How did you choose your program? Did your decision change over the course of your time at school?

I wanted to be a wildlife biologist as a kid, so naturally, I got a degree in Journalism and Public Communication. 😛 Writing was another passion of mine, and a journalism degree was the ‘easy path’ to a degree. I spent most of my late 20s having some regrets in my decision, wishing I’d pursued a science degree.

It is never too late to go back to school though, and enrolling in classes in my 30s was my way of fulfilling a lifelong dream to get a science degree. However, my studies have taught me that communicating science is vital alongside hands-on conservation and I love combining conservation and communication.

Sooz paddleboards on turqouise waters in Norway, with mountain peaks rising in the background.
Slow travel with a campervan means I can pack my SUP and enjoy quiet solitude on the open water. Oldevatnet, Norway.

In your opinion, what makes travel uniquely “educational”?

Continuing with the theme of sustainable travel and environmental education, traveling to learn about the environment is critical for personal development and the future of our planet. I use travel as an opportunity to learn about new species and ecosystems, and how I can take action to conserve at-risk nature. I always take the time to learn about how local communities approach sustainability. For example, I learned how to reduce my food waste while visiting my husband’s family in India, lessons I use in my daily life here in Germany. Opening yourself up to see how different cultures struggle and overcome environmental issues allows us to have a more intersectional approach to embracing a sustainable lifestyle.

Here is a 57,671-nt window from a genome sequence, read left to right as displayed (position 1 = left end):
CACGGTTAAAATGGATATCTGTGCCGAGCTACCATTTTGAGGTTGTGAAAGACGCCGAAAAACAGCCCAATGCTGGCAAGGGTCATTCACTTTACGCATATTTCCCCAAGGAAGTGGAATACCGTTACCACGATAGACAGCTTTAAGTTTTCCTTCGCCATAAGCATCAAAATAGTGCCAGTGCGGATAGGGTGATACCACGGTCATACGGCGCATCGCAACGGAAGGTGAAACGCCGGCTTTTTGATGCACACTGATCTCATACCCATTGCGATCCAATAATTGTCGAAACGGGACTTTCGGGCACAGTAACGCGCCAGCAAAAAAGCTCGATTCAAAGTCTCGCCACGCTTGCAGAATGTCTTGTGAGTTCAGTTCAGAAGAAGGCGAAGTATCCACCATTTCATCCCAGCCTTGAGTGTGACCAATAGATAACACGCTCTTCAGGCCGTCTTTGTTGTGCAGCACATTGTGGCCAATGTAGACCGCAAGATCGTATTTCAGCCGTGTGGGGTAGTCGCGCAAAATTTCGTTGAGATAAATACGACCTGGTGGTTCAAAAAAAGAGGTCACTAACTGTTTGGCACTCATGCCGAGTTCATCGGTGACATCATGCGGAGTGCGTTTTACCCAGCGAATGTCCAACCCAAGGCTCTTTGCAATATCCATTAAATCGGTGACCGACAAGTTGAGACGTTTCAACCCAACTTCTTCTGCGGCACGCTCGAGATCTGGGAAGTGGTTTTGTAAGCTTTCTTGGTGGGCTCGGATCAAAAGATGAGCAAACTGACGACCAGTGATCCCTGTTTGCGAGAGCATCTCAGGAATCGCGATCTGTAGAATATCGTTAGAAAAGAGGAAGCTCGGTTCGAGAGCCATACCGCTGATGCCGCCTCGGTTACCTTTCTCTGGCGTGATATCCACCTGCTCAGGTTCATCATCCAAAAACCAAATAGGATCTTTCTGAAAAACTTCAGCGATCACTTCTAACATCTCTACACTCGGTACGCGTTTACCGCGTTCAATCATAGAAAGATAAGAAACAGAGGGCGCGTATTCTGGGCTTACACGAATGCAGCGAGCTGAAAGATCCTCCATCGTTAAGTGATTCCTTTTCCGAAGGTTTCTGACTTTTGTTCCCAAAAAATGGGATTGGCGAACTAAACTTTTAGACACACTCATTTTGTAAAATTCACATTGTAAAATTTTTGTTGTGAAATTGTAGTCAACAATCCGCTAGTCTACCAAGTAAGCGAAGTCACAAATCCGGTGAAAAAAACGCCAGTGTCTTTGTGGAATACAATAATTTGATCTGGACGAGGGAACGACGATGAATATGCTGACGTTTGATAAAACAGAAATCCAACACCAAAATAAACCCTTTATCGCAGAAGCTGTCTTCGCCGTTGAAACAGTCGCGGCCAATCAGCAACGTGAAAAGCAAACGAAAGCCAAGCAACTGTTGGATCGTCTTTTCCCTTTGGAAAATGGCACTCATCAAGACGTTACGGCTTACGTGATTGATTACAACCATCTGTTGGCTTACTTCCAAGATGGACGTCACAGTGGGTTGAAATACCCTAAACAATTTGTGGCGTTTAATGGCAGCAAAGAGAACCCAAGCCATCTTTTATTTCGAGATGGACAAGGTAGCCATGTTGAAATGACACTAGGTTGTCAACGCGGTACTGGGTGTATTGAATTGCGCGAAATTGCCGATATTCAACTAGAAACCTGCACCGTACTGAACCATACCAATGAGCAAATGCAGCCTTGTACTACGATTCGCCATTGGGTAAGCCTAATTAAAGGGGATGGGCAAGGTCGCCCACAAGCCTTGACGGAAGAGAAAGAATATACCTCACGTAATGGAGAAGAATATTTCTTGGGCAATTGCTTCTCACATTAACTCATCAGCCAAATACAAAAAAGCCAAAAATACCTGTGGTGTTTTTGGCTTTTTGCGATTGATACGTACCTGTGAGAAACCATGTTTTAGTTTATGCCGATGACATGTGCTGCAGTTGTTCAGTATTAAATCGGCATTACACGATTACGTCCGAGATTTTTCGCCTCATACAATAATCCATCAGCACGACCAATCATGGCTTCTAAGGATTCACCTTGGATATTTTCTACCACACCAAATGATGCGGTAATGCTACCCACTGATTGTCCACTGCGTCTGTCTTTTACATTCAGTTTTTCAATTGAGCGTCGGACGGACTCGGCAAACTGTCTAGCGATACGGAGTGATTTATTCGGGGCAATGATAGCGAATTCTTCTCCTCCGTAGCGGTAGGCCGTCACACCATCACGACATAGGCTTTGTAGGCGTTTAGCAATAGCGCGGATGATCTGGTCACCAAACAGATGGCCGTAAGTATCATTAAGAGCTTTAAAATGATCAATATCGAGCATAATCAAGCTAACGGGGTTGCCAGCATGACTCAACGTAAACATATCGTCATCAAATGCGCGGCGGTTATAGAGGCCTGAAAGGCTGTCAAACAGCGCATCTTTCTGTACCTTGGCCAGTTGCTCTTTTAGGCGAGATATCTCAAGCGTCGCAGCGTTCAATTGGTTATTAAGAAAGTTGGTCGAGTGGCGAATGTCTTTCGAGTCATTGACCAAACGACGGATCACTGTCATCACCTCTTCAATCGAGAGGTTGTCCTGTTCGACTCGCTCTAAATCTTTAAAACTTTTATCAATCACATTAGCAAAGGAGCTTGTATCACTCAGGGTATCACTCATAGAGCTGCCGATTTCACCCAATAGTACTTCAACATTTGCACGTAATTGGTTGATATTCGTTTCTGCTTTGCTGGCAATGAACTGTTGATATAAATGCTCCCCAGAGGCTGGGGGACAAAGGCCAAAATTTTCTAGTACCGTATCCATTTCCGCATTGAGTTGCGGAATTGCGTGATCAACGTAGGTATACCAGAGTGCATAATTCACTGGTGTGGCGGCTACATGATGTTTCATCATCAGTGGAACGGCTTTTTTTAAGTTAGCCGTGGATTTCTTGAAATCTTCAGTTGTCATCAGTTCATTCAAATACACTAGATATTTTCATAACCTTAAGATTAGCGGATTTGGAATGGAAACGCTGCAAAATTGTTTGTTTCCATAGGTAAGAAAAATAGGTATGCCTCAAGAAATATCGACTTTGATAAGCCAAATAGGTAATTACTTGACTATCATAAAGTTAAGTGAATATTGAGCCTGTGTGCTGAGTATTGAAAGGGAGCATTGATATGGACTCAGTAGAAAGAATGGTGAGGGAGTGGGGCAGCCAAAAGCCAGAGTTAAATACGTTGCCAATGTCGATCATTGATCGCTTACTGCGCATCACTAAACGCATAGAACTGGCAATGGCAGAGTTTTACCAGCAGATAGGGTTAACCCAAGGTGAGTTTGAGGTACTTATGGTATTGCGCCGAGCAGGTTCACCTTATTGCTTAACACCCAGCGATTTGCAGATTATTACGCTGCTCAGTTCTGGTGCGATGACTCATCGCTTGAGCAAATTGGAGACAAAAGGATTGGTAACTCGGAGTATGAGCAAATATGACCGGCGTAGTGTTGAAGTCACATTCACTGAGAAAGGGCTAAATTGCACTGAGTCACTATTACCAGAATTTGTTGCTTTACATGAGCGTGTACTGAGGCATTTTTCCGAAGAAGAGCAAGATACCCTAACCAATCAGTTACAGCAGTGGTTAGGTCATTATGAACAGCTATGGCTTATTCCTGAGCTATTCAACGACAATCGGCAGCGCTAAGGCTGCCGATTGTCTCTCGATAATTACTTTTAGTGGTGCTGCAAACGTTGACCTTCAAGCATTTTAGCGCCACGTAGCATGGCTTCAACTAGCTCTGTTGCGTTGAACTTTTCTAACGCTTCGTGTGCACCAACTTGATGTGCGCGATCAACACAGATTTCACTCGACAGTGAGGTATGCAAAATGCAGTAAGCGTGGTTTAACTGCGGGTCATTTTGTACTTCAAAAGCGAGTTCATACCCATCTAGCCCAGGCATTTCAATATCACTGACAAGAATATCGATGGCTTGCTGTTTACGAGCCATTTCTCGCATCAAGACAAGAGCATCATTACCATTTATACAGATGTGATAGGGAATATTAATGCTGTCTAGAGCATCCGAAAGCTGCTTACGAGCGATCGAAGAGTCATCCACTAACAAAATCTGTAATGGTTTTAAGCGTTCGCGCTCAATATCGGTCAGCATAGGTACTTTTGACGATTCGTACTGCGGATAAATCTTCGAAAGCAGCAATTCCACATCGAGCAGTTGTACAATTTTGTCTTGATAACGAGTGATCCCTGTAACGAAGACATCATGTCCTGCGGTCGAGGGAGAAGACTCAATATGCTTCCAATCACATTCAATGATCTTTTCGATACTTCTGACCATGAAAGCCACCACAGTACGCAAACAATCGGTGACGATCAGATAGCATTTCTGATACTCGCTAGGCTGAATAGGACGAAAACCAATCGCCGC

My first piece of advice to anyone looking to engage in sustainable travel is to engage in environmental education when they travel.

Professional Background

Sooz finds solace and quiet on the edge of an island on Sherkin Island in Ireland.
When I travel I love to find quiet nature and rural spots. I was never much of a city girl. Sherkin Island, Ireland.

What has working outside your native country taught you about yourself and the culture you come from?

My first travel blog was a side hobby. My real job was working 50 hours a week as a salaried manager for a large casino and working part-time for a lifestyle magazine.

I was exhausted, stressed, and sick all the time, but I couldn’t call in sick or request vacation. As a woman in management in Vegas, I was harassed and judged.

American work culture is toxic and I never realized that until I was able to end that toxic relationship.

After moving to Germany, I found the value in a healthy work-life balance as Germans are known to prioritize family, personal time, and mental and physical health. I realized the importance of fostering quality personal relationships and work ethic. I work for myself, but my husband, who works a high-stress job, is able to take six weeks of holiday with me and disconnects on the weekends.